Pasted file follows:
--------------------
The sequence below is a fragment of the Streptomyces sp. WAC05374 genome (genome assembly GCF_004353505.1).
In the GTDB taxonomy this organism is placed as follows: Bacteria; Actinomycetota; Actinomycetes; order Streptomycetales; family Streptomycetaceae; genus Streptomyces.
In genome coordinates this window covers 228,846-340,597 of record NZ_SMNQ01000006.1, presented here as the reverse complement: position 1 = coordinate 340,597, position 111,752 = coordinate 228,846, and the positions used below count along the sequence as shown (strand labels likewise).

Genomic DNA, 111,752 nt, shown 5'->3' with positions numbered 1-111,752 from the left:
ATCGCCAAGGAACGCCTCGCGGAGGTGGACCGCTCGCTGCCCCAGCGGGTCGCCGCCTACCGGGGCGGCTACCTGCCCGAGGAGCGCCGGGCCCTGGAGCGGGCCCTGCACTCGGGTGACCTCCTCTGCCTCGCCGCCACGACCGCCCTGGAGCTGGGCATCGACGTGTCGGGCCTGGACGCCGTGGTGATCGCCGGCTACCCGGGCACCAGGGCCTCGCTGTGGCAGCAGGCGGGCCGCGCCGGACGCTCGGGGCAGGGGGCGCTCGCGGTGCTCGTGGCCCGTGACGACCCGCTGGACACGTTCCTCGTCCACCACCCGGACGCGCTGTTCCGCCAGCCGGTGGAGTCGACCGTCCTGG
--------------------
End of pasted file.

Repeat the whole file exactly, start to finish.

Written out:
The sequence below is a fragment of the Streptomyces sp. WAC05374 genome (genome assembly GCF_004353505.1).
In the GTDB taxonomy this organism is placed as follows: Bacteria; Actinomycetota; Actinomycetes; order Streptomycetales; family Streptomycetaceae; genus Streptomyces.
In genome coordinates this window covers 228,846-340,597 of record NZ_SMNQ01000006.1, presented here as the reverse complement: position 1 = coordinate 340,597, position 111,752 = coordinate 228,846, and the positions used below count along the sequence as shown (strand labels likewise).

Genomic DNA, 111,752 nt, shown 5'->3' with positions numbered 1-111,752 from the left:
ATCGCCAAGGAACGCCTCGCGGAGGTGGACCGCTCGCTGCCCCAGCGGGTCGCCGCCTACCGGGGCGGCTACCTGCCCGAGGAGCGCCGGGCCCTGGAGCGGGCCCTGCACTCGGGTGACCTCCTCTGCCTCGCCGCCACGACCGCCCTGGAGCTGGGCATCGACGTGTCGGGCCTGGACGCCGTGGTGATCGCCGGCTACCCGGGCACCAGGGCCTCGCTGTGGCAGCAGGCGGGCCGCGCCGGACGCTCGGGGCAGGGGGCGCTCGCGGTGCTCGTGGCCCGTGACGACCCGCTGGACACGTTCCTCGTCCACCACCCGGACGCGCTGTTCCGCCAGCCGGTGGAGTCGACCGTCCTGG